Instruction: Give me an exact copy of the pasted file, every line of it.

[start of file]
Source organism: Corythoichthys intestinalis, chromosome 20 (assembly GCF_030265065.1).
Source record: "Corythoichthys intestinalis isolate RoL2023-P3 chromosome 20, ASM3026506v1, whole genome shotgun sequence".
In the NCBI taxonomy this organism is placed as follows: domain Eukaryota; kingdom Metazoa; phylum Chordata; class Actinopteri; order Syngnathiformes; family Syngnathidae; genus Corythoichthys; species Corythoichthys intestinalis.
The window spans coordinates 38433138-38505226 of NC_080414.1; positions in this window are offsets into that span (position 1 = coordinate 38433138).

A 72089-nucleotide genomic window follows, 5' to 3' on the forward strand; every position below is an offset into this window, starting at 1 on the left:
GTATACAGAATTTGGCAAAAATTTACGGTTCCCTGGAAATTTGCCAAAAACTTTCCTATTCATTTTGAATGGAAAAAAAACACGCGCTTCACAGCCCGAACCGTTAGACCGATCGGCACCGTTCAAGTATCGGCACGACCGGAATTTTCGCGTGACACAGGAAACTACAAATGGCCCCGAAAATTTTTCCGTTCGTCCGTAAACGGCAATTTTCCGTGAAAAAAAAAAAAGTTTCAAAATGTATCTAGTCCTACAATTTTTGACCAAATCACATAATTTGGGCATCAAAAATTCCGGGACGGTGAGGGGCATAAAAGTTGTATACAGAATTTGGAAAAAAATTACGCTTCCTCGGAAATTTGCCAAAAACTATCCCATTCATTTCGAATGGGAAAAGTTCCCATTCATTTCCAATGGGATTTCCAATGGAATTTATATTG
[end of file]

Source organism: Corythoichthys intestinalis, chromosome 20 (assembly GCF_030265065.1).
Source record: "Corythoichthys intestinalis isolate RoL2023-P3 chromosome 20, ASM3026506v1, whole genome shotgun sequence".
In the NCBI taxonomy this organism is placed as follows: domain Eukaryota; kingdom Metazoa; phylum Chordata; class Actinopteri; order Syngnathiformes; family Syngnathidae; genus Corythoichthys; species Corythoichthys intestinalis.
The window spans coordinates 38433138-38505226 of NC_080414.1; positions in this window are offsets into that span (position 1 = coordinate 38433138).

A 72089-nucleotide genomic window follows, 5' to 3' on the forward strand; every position below is an offset into this window, starting at 1 on the left:
GTATACAGAATTTGGCAAAAATTTACGGTTCCCTGGAAATTTGCCAAAAACTTTCCTATTCATTTTGAATGGAAAAAAAACACGCGCTTCACAGCCCGAACCGTTAGACCGATCGGCACCGTTCAAGTATCGGCACGACCGGAATTTTCGCGTGACACAGGAAACTACAAATGGCCCCGAAAATTTTTCCGTTCGTCCGTAAACGGCAATTTTCCGTGAAAAAAAAAAAAGTTTCAAAATGTATCTAGTCCTACAATTTTTGACCAAATCACATAATTTGGGCATCAAAAATTCCGGGACGGTGAGGGGCATAAAAGTTGTATACAGAATTTGGAAAAAAATTACGCTTCCTCGGAAATTTGCCAAAAACTATCCCATTCATTTCGAATGGGAAAAGTTCCCATTCATTTCCAATGGGATTTCCAATGGAATTTATATTG